The Failure of Pragmatic Christianity
America's greatest contribution to the world's philosophies is Pragmatism. Practically speaking, Pragmatism is practicality. Since the late 1800s, "The philosophy of Pragmatism emphasizes the practical application of ideas." The standard American question, "So why are we even doing this?" is a classic statement of Pragmatism.
Other Pragmatic questions:
- "What's the use?"
- "What's the purpose?"
- "Is it effective?"
- "What is the outcome?"
- "What is the best, most effective, and most efficient course of action?" Note: Pragmatism is another word with Greek roots. The Greek word pragma means action.
Pragmatism requires that these questions have a practical, down-to-earth, here-and-now answers. American pragmatists want to know how what they are doing makes trains run on time, makes better mousetraps, or makes their lives better. In the absence of satisfactory answers, any ideas or programs that do not seem workable are rejected.
Pragmatic Christianity versus Idealistic Christianity
Thoroughly schooled in Pragmatism, Americans have taken their emphasis on relevancy and outcomes to church. The emphasis on social welfare programs, and numbers-attracting entertainment, and how we feel are all examples of Christianity mixed with Pragmatism. Our burning desire to measure, and reject what does not measure up, is another example.
Reorganizing our churches according to practicality and efficiency, Pragmatic Christians have seen Jesus walking out their door. Why? Instead of practicality, Christianity is built on Idealism. Contrary to the practicality of Pragmatism, Idealism argues that the quality of ideas matters more than their effectiveness or efficiency, and that impractical constructs like right, wrong, truth, sin, righteousness, and eternal salvation are the most important.
Idealist questions include the following:
- "It is right/wrong?"
- "Does this course of action satisfy God?"
- "What is Heaven like and how do we get there?"
- "How can we get beyond the here and now?"
- "How can we be in the world but not of the world?"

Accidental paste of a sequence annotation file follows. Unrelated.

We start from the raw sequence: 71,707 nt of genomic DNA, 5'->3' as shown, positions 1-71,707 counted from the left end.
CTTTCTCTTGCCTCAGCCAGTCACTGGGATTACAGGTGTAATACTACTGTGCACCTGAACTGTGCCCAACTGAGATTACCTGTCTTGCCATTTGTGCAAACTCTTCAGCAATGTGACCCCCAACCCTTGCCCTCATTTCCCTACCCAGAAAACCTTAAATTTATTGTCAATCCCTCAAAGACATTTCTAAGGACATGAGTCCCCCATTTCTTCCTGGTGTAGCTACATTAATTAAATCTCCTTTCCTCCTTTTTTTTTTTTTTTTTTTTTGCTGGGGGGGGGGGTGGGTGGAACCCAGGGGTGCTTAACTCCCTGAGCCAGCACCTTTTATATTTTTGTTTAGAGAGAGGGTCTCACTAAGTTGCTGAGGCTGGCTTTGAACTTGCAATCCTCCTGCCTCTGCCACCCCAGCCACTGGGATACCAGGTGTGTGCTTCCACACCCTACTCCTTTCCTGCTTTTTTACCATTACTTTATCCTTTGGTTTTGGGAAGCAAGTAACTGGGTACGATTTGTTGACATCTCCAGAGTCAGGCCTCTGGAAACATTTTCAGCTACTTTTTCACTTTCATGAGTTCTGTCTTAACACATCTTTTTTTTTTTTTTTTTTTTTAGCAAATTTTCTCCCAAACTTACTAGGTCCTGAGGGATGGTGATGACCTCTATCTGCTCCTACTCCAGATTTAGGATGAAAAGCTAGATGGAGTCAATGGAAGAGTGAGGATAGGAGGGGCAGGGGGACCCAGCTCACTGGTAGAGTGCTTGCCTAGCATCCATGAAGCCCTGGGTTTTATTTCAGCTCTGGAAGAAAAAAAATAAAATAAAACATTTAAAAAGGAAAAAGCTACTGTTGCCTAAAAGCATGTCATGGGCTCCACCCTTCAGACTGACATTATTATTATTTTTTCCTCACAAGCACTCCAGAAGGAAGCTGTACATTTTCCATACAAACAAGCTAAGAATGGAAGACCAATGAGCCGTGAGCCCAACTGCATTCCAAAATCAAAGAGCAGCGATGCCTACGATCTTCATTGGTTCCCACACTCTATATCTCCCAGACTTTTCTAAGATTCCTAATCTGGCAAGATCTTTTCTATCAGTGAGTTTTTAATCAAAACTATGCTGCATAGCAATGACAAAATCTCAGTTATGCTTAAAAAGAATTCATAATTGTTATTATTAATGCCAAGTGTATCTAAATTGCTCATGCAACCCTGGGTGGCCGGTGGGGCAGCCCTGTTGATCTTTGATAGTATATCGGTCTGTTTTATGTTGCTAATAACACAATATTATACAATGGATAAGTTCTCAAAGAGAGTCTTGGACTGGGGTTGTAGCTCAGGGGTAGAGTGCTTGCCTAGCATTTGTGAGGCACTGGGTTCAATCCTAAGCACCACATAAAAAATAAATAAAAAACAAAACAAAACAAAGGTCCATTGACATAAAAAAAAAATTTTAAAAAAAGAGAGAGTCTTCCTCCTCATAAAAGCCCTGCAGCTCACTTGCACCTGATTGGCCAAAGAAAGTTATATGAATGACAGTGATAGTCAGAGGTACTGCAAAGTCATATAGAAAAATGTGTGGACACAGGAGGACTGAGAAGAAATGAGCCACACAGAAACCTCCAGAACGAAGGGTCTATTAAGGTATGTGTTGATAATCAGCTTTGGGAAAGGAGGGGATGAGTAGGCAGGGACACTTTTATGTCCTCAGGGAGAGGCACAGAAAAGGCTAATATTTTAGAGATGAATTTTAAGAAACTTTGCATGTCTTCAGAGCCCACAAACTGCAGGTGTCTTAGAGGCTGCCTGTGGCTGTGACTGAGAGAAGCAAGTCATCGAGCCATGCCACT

Yet today's "successful" churches measure themselves according to their practical impact on society, by their attendance numbers, in terms of the number of their ministries, or in proportion to the bang for their buck. Look at our building. See our people. Take a look at what we do. Approve our accomplishments.
The Failure of Pragmatic Christianity
Terribly impractical, Jesus said, "You shall know the truth and the truth shall set you free" (Jn. 8:32). "Knowing" is not measurable. "Truth" is a practically purposeless concept. "Freedom," especially in the Christian sense, has zero pragmatic application.
This idealistic impracticality defines the Church. Jesus said that "My kingdom (His Church) is not of this world" (Jn. 18:36). Rejecting a practical response to His arrest, Jesus promoted an idealistic, otherworldly response to the world. "This is the victory (not visible) that has overcome the world, even our faith (also invisible)" (I Jn. 5:4).
Genuine (an impractical descriptor) Christianity is reflective (Why are we even doing this?), worshipful (What's the use?), holy (What's the purpose?), penitent (Is it effective?), devotional (What is the outcome?), and sacrificial (certainly not the best, most effective, and most efficient course of action). The true Church (a truly idealistic descriptor) is "the pillar and firm foundation of the truth" (I Tim. 3:15). Valid faith (validated by comparison with a standard outside our own experience and rewarded with an immeasurable reward ) "is confidence in what we hope for and assurance about what we do not see" (Heb. 11:1).
People immersed in the practicalities of life, schooled in the Pragmatism of our culture, and skilled in professions that require efficiency and effectiveness are flabbergasted by Christianity. "As the heavens are higher than the earth, so are (God's) ways higher than your ways and (God's) thoughts than your thoughts" (Is. 55:9). We can unmake Christianity by remaking the Church according to Pragmatism, or we can unmake our dogged cultural practicality and remake ourselves in to the image of God.